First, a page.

APTN National News
OTTAWA–The federal government won’t be making any changes as a result of the hard-hitting report from Canada’s correctional investigator released Thursday which again sounded the alarm over a growing crisis involving rising rates of First Nation, Inuit and Metis people behind bars.
In a response to the report by Howard Sapers, Correctional Service of Canada (CSC) said it already has programs and plans in place to deal with Aboriginal inmates in federal prisons.
“CSC is dedicated to continuing to address the needs of Aboriginal offenders in the federal correctional system and to ensuring that they can work towards rehabilitation in an inclusive and culturally sensitive environment,” said the response from CSC, which is posted on the agency’s website. “CSC is actively pursuing strategies to provide effective, innovative and multi-faceted interventions for Aboriginal offenders.”
Sapers’ report, Spirit Matters: Aboriginal People and the Corrections and Conditional Release Act, found that that the population of Aboriginal inmates behind bars has climbed by 43 per cent over the past years.
About 3,400 Aboriginal men and women account for 23 per cent of the federal inmate population. Aboriginal people make up only 4 per cent of the total population in Canada.
Sapers’ report found that the existing corrections system “perpetuates conditions of disadvantage for Aboriginal people in Canada.” His report said the CSC should make the rehabilitation and reintegration of Aboriginal inmates a “significant priority.”
The report recommended CSC create a deputy commissioner for Aboriginal corrections.
CSC, however, said it would not be creating the position.
“The service continues to believe that the creation of an additional Deputy Commissioner position would add unnecessary bureaucracy and cost to the current governance structure,” said CSC, in its response.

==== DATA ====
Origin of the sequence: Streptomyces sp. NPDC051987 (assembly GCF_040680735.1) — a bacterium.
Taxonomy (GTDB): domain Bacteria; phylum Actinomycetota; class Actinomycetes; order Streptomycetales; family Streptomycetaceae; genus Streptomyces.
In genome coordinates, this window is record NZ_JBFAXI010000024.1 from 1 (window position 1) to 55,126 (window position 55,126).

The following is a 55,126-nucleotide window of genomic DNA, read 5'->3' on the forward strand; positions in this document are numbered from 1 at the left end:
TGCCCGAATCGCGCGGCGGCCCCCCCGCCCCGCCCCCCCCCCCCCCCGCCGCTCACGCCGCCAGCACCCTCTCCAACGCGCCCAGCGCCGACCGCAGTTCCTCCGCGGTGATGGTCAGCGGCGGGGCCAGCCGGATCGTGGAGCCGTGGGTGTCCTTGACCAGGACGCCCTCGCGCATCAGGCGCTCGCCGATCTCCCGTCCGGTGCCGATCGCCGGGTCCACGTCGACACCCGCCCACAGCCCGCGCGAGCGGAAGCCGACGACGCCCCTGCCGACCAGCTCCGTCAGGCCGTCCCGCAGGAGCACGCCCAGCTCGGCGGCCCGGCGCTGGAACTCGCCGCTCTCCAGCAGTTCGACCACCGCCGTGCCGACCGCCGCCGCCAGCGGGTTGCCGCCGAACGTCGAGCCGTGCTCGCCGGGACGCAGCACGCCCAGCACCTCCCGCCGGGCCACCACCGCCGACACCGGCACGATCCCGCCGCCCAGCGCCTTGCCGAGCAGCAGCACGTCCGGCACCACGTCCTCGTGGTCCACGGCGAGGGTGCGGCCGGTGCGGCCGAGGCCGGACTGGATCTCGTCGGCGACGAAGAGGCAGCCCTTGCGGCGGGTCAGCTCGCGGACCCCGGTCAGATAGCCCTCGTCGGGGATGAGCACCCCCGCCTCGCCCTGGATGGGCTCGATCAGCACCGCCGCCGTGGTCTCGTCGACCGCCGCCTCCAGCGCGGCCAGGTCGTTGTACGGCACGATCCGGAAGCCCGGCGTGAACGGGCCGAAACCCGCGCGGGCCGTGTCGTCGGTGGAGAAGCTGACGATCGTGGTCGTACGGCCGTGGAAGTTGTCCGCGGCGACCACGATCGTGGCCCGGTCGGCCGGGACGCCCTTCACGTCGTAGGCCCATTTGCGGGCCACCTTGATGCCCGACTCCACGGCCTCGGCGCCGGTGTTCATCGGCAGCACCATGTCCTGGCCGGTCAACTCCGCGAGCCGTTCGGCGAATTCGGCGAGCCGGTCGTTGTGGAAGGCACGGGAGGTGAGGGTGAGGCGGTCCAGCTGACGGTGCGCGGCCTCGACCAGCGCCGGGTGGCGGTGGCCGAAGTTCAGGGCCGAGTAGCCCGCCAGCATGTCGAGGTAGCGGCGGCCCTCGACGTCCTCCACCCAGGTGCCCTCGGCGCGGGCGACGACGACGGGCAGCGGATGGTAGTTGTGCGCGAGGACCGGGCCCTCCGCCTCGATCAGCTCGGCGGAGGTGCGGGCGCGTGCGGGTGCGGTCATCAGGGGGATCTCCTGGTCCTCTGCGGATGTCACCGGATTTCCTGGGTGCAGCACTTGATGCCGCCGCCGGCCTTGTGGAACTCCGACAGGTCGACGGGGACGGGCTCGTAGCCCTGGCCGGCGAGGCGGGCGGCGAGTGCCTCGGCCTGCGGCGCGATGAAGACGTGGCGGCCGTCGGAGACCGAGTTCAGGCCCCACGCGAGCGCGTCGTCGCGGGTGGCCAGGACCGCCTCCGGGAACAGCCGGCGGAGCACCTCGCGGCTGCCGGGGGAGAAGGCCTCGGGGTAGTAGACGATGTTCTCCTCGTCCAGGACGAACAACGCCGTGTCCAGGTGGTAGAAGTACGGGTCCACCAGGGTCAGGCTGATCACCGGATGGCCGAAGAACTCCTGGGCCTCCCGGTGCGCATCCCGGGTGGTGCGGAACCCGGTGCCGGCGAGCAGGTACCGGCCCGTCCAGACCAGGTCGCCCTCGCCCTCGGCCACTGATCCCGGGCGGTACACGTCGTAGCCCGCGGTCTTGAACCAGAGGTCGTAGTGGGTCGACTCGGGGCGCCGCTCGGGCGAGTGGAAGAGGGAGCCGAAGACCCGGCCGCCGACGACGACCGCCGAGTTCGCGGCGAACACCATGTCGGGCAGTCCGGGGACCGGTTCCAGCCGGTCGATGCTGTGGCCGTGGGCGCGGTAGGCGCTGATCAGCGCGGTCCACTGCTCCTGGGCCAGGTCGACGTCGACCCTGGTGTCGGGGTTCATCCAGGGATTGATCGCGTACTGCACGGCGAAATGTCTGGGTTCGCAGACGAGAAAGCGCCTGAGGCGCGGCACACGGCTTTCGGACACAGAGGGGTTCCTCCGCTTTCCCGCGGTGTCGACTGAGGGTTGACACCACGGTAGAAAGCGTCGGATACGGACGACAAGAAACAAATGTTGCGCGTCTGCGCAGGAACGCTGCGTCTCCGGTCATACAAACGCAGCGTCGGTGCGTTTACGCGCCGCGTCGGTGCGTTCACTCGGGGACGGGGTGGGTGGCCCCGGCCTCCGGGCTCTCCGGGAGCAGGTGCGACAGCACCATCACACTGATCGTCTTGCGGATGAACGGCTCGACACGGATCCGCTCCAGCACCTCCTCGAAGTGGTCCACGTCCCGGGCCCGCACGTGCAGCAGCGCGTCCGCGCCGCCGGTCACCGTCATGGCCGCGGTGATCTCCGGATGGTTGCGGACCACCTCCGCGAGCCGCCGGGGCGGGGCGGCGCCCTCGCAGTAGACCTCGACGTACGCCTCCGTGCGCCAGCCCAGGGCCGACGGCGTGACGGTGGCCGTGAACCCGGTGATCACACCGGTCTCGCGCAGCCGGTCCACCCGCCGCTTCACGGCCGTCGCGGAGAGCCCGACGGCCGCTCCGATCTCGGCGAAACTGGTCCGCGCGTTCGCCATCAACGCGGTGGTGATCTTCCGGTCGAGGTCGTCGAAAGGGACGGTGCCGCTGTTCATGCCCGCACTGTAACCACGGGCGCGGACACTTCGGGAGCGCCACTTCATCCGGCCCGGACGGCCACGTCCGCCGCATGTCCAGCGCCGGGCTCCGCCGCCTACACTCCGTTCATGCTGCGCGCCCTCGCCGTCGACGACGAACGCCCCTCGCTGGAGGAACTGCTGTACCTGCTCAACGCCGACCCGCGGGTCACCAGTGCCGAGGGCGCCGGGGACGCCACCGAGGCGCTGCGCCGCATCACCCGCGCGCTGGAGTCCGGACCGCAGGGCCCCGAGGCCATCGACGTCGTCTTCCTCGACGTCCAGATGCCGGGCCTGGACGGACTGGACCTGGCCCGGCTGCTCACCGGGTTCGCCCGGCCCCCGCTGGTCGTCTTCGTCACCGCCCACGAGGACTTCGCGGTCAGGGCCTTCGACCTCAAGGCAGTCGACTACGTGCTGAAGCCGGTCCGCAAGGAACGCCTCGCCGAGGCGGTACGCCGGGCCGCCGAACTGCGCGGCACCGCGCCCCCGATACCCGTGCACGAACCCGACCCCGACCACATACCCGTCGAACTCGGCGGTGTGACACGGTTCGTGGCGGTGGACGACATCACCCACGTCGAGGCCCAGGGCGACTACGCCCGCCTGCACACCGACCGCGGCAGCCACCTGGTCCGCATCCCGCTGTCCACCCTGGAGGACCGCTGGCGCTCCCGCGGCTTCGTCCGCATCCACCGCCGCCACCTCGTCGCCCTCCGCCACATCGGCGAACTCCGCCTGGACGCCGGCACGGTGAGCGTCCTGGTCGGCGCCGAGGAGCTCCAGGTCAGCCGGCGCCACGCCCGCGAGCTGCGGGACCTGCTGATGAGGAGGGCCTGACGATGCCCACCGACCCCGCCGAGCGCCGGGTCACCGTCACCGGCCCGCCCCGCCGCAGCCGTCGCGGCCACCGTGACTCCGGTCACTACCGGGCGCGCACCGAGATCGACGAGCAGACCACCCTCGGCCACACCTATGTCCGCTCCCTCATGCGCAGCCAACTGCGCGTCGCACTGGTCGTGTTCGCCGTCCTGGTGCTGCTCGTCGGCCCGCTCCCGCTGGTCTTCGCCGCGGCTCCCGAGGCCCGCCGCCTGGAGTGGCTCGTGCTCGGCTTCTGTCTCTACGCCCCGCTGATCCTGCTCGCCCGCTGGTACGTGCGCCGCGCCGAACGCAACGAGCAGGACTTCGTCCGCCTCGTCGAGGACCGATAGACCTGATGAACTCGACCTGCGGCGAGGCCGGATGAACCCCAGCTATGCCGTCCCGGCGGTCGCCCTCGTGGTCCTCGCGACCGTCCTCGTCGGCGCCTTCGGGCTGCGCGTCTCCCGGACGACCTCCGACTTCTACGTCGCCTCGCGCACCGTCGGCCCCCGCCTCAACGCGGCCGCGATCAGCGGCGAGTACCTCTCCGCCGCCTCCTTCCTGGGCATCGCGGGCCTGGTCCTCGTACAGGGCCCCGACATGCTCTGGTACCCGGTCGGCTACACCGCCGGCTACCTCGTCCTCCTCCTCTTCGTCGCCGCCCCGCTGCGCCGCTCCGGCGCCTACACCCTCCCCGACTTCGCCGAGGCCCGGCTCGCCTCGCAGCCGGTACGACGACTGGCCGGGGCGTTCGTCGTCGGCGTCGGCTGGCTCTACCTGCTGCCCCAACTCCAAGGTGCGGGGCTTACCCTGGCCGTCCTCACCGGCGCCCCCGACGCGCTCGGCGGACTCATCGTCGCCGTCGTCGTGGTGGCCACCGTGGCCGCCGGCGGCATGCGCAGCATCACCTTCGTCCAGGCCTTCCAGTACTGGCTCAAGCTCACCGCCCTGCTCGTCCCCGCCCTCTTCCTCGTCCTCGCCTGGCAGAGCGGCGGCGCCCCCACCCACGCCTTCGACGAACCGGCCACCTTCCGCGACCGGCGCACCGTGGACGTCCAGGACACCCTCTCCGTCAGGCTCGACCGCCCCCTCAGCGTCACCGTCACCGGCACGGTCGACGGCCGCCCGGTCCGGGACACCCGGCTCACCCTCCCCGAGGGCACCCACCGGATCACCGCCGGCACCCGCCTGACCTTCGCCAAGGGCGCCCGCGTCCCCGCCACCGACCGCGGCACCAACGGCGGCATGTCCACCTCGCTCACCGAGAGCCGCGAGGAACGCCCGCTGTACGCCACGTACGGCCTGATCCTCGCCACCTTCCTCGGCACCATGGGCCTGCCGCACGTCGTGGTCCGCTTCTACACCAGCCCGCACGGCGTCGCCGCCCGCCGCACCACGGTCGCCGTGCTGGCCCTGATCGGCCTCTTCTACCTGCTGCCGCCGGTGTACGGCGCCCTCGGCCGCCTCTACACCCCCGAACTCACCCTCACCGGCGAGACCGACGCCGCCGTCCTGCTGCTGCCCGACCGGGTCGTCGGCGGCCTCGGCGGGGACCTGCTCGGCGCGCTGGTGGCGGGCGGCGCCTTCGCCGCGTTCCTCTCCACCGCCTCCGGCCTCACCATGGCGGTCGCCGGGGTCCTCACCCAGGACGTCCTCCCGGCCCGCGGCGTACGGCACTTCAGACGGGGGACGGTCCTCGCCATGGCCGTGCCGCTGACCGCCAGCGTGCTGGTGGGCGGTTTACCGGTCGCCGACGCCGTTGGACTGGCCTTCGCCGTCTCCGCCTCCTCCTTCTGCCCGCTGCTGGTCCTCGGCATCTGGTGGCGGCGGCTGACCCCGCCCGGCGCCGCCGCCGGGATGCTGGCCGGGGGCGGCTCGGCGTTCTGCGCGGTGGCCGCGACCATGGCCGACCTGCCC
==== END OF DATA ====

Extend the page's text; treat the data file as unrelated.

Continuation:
The CSC also balked at Sapers’ recommendation to expand the use of healing lodges. The agency said healing lodges are only a part of its overall strategy and CSC’s focus at the moment was creating partnerships with First Nations communities to provide inmates with skills and training.
“The priority of the Strategic Plan for Aboriginal Corrections in the coming years is the development of strong and sustainable partnerships, resources and services that will support offenders upon release to the community,” said CSC.
CSC responded to Sapers’ recommendation on the need to improve and make on-going its training of staff on Aboriginal people, history, culture and spirituality by saying the agency is already addressing those issues.
“CSC has developed and implemented a Train-the-trainers program, this year, and the trainers are now delivering training focused on Aboriginal case management,” said CSC. “The Aboriginal focused curriculum provides staff with the required tools by following an Aboriginal offender throughout his/her sentence and highlighting the various interventions and considerations that relate to the case management processes.”
During question period Thursday, the Conservative government made it clear it did not believe Aboriginal people behind bars deserve any additional services and accommodation than what is already available.
“The reality is that, unfortunately, Aboriginal people are more often victims of violent crime than other Canadians,” said Prime Minister Stephen Harper during question period. “That is why we are taking our role to protect our society very seriously.”
The full CSC response here: